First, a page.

As soon as we stepped off the 2 hour ferry from Dubrovnik, the quaint and comfortable beauty of Mljet island smacked us in the face.
A tiny throng of local people had smooshed themselves onto the metal ferry exit plank, with handwritten signs offering rooms, zimmer, camere, or sobe, pick your language poison. They were hard to ignore.
We gently pushed past them and onto terra firma. No thank you, ne hvala, we didn’t need a room to stay in the tiny ferry town of Polače.
No, Jessi and I were determined to take the day to explore one of Croatia’s most beautiful national parks. And we were going to find some mountain bikes.
Why Mljet? And how do you pronounce that, again?
Of the many islands off Croatia’s southern coast, Mljet (pronounced mee-YET) stood out to us, especially after we had such a great experience exploring Plitvice Lakes National Park. This lush, green island with its rustic wooden shops and small selection of restaurants really was a breath of fresh air after busy Dubrovnik.
And we were determined to knock the wind out of our poor little lungs. The park was too large for us to explore on foot, but we definitely wanted to feel the wind in our faces. Mountain biking in Mljet National Park seemed like the perfect solution.
So, where do we find our bikes?
Luckily for us, we took no more than ten steps from the ferry dock when we were approached by people offering not rooms, but mountain bikes.
Jessi and I looked at each other.
“Let’s get breakfast first.”
Fueled by octopus-and-egg griddle, bread and jam, we were ready to get some exercise. One thing I really love about Croatia is its diverse and creative use of seafood. Here we had some scrambled eggs, red peppers, and octopus. Delish!
Just steps from our breakfast spot were lines and lines of mountain bikes on racks.
When it came to choosing our mountain bikes, we were torn between two helpful but persistent bike renters. Apparently they could see the gleam of bicycles in our eyes, so we split up and rented a bike from each woman. Bike rentals were 35 kuna (USD$5, 4 Euros).
Time to hit the road at the gate of the park!
Traveling to Mljet National Park’s lakes
The walking trail from Polače to the two lakes of Mljet National Park takes about 40 minutes. By bike, theoretically it takes about 15 minutes.
I say theoretically because the main park trail climbs up and up a broad hill, which is one hell of a bike ride. The view is breathtaking, and it’s well worth the exercise, but keep in mind you will sweat like crazy! And it may take a bit longer than 15 minutes if you decide to stop and rest.
Little lake and big lake
About half an hour into our huffing and puffing, with plenty of breaks for water, we found ourselves at the two salt water lakes of Mljet: Big Lake (Veliko Jezero) and Little Lake (Malo Jezero). A little bridge – Mali Most – connects both of the lakes, and swimmers can travel from one lake to the other through a rocky tunnel with a brisk current. You can swim through it from little lake to big, and view the island in the middle of the big lake, but the current will really suck you in. It’s not dangerous, just a bit fast, so use caution. Yes, that is bike grease on my hands!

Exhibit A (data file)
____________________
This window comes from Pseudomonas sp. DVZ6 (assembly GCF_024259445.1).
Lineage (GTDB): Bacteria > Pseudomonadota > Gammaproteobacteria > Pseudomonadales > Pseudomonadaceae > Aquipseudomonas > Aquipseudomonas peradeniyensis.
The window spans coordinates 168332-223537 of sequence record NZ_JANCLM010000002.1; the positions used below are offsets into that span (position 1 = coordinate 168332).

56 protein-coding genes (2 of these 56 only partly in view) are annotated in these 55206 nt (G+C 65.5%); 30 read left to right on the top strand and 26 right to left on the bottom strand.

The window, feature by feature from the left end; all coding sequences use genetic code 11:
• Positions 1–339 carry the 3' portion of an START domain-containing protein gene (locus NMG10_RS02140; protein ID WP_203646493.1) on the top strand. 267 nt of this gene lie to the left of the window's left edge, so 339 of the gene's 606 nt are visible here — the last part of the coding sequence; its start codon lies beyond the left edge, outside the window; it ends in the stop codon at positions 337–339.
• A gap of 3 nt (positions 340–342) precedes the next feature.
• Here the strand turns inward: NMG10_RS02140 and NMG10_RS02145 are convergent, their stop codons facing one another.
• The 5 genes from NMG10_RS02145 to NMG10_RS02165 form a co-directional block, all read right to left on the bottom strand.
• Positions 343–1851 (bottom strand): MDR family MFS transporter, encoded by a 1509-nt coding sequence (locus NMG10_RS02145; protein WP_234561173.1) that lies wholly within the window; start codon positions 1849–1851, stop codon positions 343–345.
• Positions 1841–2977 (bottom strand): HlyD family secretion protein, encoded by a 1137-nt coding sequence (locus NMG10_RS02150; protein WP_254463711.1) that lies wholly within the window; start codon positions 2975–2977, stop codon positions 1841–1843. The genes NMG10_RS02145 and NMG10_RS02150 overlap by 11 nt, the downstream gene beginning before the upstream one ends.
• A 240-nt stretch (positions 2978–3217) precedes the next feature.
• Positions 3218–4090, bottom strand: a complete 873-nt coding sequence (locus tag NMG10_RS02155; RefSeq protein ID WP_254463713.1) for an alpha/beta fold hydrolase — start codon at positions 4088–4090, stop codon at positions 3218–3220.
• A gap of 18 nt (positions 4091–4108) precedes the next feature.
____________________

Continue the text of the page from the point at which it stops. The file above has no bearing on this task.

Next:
There is a ranger station at Mali Most, a small rocky beach with picnic tables, and another spot to rent bikes—though not to return the ones from Polače.
We stuck to the calmer Malo Jezero, the little lake, which has the most unimaginable, cool and comfortable, super clear water. It is like swimming in a relaxing turquoise bath, and after a long bike ride we couldn’t think of a better reward.
The bike ride back was, thankfully, all downhill from there.
For the most part.
Why mountain biking in Mljet National Park ignites our wanderlust:
- It is simply breathtaking.
- It’s great, drop-dead exercise.
- The swimming is spectacular.
- Local food with a seafood flair.
Mljet Fun Facts:
- Mljet comes from the Greek word mileta, or ‘honey’
- Bikes can be rented at several spots throughout the island, including the main towns of Polače, Pomena, and at the ranger station at Mali Most.
- The lakes are so bright blue because of the underlying limestone rock and clear waters, gaining their blue from a little bit of the hue of the sky.
Geekery in Mljet National Park:
- Not sure if this is geekery or indecency, but we found this sign amusing. It warns that naturism (nude bathing) isn’t allowed at Mljet National Park, but someone had crossed out the word for ‘not’ in Croatian–rendering the sign to say that nude bathing is allowed. Vandalism no-no’s aside, we have to give them a few points for snarky creativity.
Care to take a dip in Mljet’s lakes? Where have you gone off-road mountain biking?